Recent events in the DRC have indicated the alarming potential for violence and destabilization over the electoral period. Since early September violent clashes between the police and opposition demonstrators have occurred, with several people killed and numerous demonstrators injured in Kinshasa. In addition to this election-related violence, the country has been ravaged by widespread insecurity for years, with a recent increase of attacks targeting humanitarian workers, including the deadliest incident in Congolese history, in which five aid workers were killed in October in South Kivu. Security forces in the DRC are already struggling with ongoing insecurity and are unable to respond to any further escalation.
“Congolese authorities say there is peace and safety in the DRC, but with elections just one month away, political tensions have risen with clashes between political parties and supporters occurring regularly. The decision by the DRC government to forbid political and public demonstrations reveals the government’s inability to prevent and respond to electoral violence, and goes against the Congolese constitution. We need reliable security forces to protect us during the electoral period, especially in Kinshasa where tensions are already very high”, declared Jerome Bonso, Coordinator of the Congolese coalition Agir pour des Elections Transparentes et Apaisées (AETA).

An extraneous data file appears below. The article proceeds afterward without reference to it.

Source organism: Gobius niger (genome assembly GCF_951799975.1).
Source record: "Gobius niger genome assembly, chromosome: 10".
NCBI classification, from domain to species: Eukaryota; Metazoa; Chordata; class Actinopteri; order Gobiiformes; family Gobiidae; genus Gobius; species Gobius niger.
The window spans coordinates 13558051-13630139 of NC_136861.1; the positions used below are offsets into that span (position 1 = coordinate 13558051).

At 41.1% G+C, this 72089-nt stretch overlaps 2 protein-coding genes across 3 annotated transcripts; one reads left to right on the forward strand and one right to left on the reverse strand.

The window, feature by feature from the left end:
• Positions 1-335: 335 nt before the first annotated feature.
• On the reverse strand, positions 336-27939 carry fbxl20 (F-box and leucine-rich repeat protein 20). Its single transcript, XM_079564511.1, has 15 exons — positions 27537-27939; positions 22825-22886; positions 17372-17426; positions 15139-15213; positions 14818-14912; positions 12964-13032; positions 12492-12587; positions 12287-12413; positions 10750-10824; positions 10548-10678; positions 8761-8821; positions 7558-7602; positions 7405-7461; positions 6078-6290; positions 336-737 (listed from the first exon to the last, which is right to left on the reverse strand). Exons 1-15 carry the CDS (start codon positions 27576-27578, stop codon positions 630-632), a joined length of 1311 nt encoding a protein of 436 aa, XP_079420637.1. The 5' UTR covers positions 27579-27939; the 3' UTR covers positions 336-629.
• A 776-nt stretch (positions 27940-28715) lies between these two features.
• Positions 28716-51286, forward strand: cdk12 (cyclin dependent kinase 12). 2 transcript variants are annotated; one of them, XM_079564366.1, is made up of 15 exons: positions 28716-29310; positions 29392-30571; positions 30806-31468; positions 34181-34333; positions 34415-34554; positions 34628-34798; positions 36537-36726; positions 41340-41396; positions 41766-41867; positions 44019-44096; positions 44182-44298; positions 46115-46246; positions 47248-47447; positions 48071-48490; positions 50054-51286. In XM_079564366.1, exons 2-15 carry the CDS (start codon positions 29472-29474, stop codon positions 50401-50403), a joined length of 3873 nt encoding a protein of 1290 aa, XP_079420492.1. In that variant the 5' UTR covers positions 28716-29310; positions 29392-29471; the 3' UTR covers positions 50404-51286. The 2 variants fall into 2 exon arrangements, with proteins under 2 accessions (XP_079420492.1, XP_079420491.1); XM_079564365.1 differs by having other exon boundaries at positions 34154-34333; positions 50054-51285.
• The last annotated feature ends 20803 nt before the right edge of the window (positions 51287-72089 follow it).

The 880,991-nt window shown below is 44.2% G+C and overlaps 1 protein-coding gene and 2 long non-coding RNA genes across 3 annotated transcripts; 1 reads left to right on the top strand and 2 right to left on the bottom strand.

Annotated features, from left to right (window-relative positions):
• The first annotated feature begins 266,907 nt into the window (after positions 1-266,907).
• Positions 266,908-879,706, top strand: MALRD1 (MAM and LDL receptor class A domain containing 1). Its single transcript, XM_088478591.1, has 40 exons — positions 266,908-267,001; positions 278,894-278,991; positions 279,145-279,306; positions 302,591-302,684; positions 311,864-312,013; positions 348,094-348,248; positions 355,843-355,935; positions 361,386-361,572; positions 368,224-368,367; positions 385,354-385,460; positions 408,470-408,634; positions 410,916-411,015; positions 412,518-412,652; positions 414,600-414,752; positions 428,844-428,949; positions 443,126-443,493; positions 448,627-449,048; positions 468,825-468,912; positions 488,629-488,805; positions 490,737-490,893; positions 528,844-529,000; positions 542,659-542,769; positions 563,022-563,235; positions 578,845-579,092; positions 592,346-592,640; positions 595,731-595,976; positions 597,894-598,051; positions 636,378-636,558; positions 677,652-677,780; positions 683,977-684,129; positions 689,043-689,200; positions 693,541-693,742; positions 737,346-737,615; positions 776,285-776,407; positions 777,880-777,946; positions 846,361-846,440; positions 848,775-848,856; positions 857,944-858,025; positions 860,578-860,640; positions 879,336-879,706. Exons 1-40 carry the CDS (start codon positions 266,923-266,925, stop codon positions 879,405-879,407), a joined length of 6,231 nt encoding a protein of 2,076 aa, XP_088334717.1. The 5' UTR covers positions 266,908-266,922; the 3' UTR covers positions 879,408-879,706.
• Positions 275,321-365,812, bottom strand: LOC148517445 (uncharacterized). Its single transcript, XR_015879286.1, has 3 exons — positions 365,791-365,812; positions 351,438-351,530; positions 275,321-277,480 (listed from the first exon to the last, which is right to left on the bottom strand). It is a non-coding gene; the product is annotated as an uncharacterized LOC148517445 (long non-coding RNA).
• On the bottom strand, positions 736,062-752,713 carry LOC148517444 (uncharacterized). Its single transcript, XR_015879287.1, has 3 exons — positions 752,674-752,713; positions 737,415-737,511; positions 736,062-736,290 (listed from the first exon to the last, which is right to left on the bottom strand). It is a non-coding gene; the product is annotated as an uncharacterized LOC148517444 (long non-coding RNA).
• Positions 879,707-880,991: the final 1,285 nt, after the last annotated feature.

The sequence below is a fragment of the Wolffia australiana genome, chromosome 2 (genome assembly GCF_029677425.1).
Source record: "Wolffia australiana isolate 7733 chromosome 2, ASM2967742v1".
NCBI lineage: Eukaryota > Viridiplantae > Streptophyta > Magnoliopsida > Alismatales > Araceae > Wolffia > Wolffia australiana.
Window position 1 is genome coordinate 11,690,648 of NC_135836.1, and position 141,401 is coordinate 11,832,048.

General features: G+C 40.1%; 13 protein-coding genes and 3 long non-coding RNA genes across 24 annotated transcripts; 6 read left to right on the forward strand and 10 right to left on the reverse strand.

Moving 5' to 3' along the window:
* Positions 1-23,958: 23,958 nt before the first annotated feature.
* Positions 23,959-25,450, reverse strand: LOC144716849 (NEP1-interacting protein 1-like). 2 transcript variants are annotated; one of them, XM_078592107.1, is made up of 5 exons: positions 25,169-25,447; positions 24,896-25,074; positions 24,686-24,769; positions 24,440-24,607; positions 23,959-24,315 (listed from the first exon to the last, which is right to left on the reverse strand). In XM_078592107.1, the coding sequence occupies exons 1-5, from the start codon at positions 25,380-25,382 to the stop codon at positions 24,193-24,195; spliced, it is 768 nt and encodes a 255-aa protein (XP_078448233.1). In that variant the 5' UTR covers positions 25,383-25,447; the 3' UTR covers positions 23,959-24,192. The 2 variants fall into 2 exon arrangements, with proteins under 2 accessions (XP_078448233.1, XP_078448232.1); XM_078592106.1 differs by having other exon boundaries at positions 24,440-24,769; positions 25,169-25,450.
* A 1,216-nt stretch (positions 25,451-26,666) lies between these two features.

The DRC government has the primary responsibility of protecting civilians and organizing peaceful elections. Yet, there are serious doubts about whether credible, transparent and democratic polls are possible within the official electoral calendar. Without elections that meet free and fair standards, as well as a strong international and local observation presence to build confidence in the electoral process, the risk of electoral dispute and violence is high. Hot spots include Kinshasa, where some of our organizations have denounced excessive use of force against protesters by the national police. The potential for violence is also high in Eastern Congo, which voted heavily for President Kabila in the last election.